Feeds

Security chap writes recipe for Raspberry Pi honeypot network

Cunning security plan: dangle £28 ARM boxes and watch crooks take the bait

Intelligent flash storage arrays

Honeypots are the perfect bait for corporate IT shops to detect hackers targeting and already within their networks and now one security bod has devised a means to build a battalion of the devices from Raspberry Pis.

University of Arizona student Nathan Yee (@nathanmyee) has published instructions for building cheap hardware honeypots that could provide corporates much needed intelligence on adversaries.

"Organisations typically focus on monitoring inbound and outbound network traffic via firewalls, yet ignore internal network traffic due to the complexity involved," Yee explained in a post.

"By running honeypots on our internal network, we are able to detect anomalous events. We gain awareness and insight into our network when network hosts interact with a Raspberry Pi honeypot sensor.

"... activity on the Raspberry Pi is usually indicative of something roaming around our network and a possible security breach."

The Raspberry Pi honeypot

Image: Nathan Yee

The devices ran on the open source Modern Honey Network Threat encapsulating honeypots Dionaea, Kippo, Snort, and Conpot that sucked down a diverse set of threat intelligence indicators, Yee said.

Honeypots were a critical but drastically under utilised tool for corporate tech shops, one Sydney security veteran said on the condition of anonymity in lieu of press clearance.

"Those who use them show a level of sophistication, that they are on the front foot," he said.

"[Honeypots] are part of tools, tactics and procedures, and they provide you with the first move of advantage, like security jujitsu."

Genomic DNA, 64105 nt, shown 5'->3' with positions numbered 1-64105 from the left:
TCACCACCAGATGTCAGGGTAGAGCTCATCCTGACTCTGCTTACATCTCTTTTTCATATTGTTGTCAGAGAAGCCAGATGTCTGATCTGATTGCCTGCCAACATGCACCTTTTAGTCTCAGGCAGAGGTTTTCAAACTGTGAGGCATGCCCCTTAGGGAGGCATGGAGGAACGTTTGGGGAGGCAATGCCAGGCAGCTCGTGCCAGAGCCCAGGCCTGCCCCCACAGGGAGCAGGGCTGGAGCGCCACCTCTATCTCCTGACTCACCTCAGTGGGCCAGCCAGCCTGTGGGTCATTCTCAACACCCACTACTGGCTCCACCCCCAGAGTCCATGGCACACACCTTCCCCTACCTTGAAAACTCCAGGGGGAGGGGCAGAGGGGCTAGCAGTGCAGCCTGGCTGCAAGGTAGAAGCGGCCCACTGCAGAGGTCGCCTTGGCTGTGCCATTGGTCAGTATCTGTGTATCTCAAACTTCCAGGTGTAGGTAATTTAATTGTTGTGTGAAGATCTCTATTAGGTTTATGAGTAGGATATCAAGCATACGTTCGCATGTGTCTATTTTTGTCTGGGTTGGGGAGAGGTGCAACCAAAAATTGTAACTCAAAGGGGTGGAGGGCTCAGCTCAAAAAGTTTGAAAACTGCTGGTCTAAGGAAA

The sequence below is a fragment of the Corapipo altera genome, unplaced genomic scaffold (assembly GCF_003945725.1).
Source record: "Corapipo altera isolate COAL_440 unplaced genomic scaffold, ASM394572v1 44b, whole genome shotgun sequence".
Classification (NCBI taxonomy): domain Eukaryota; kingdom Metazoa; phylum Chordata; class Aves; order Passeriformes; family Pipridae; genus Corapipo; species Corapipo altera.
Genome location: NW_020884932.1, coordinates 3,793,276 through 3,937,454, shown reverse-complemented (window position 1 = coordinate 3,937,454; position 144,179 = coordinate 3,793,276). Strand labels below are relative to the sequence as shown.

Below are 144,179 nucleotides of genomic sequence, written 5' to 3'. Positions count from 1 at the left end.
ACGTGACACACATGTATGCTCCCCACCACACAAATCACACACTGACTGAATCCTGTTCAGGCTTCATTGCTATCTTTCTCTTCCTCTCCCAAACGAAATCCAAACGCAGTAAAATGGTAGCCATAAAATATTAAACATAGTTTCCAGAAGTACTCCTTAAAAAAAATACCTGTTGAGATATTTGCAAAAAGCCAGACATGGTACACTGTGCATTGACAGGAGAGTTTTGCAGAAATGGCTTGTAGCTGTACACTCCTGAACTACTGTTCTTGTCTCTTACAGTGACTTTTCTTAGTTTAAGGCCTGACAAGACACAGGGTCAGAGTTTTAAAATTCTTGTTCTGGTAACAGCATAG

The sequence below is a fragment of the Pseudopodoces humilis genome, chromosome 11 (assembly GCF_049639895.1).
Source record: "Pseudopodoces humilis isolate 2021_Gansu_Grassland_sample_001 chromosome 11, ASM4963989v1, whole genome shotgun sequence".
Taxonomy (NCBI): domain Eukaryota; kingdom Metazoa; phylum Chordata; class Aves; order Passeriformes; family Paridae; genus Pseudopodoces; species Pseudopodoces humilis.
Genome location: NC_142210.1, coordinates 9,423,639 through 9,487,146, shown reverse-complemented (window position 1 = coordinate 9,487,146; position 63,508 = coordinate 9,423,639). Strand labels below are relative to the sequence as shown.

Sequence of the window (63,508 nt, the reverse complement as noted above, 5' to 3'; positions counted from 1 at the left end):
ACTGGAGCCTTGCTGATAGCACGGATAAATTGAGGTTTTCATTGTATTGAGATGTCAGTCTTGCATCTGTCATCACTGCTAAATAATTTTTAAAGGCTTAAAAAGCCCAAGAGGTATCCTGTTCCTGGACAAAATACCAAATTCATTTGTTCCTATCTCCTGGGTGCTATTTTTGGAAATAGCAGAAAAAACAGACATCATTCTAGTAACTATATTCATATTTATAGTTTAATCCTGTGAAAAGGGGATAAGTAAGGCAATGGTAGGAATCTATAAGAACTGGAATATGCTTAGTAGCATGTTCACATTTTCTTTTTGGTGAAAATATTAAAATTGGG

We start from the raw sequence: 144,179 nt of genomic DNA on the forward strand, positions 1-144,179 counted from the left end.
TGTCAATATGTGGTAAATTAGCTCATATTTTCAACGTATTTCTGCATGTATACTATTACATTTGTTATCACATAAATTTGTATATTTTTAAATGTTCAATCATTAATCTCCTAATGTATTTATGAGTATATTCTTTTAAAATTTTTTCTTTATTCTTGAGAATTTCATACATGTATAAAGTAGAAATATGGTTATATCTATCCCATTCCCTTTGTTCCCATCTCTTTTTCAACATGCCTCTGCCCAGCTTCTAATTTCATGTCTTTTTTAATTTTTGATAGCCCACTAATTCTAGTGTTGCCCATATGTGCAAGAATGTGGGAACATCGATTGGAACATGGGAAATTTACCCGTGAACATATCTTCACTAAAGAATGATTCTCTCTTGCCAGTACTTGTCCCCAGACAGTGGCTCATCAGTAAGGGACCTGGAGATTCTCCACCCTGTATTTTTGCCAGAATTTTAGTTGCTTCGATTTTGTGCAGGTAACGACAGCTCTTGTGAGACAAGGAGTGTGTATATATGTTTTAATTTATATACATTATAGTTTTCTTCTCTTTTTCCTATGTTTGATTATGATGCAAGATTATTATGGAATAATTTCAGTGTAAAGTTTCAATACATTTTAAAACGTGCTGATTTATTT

There were few excused not to run honeypots. The common argument that it increased threat levels by tempting hackers was bunk, as now were claims years ago that it required expertise and high resources to run.

The few geeks who did not warm to Raspberry Pis could opt for cheap managed services that allow honeypots to be spun up within minutes when needed.

Only last month one entrepreneurial developer created a managed honeypot service dedicated to protecting Bitcoin wallets by deploying fake ones. When Alarms would ring when fake pots were raided, allowing users to save their coins. ®

Top 5 reasons to deploy VMware with Tegile

Whitepapers

Choosing cloud Backup services
Demystify how you can address your data protection needs in your small- to medium-sized business and select the best online backup service to meet your needs.
Forging a new future with identity relationship management
Learn about ForgeRock's next generation IRM platform and how it is designed to empower CEOS's and enterprises to engage with consumers.
Security for virtualized datacentres
Legacy security solutions are inefficient due to the architectural differences between physical and virtual environments.
Reg Reader Research: SaaS based Email and Office Productivity Tools
Read this Reg reader report which provides advice and guidance for SMBs towards the use of SaaS based email and Office productivity tools.
Storage capacity and performance optimization at Mizuno USA
Mizuno USA turn to Tegile storage technology to solve both their SAN and backup issues.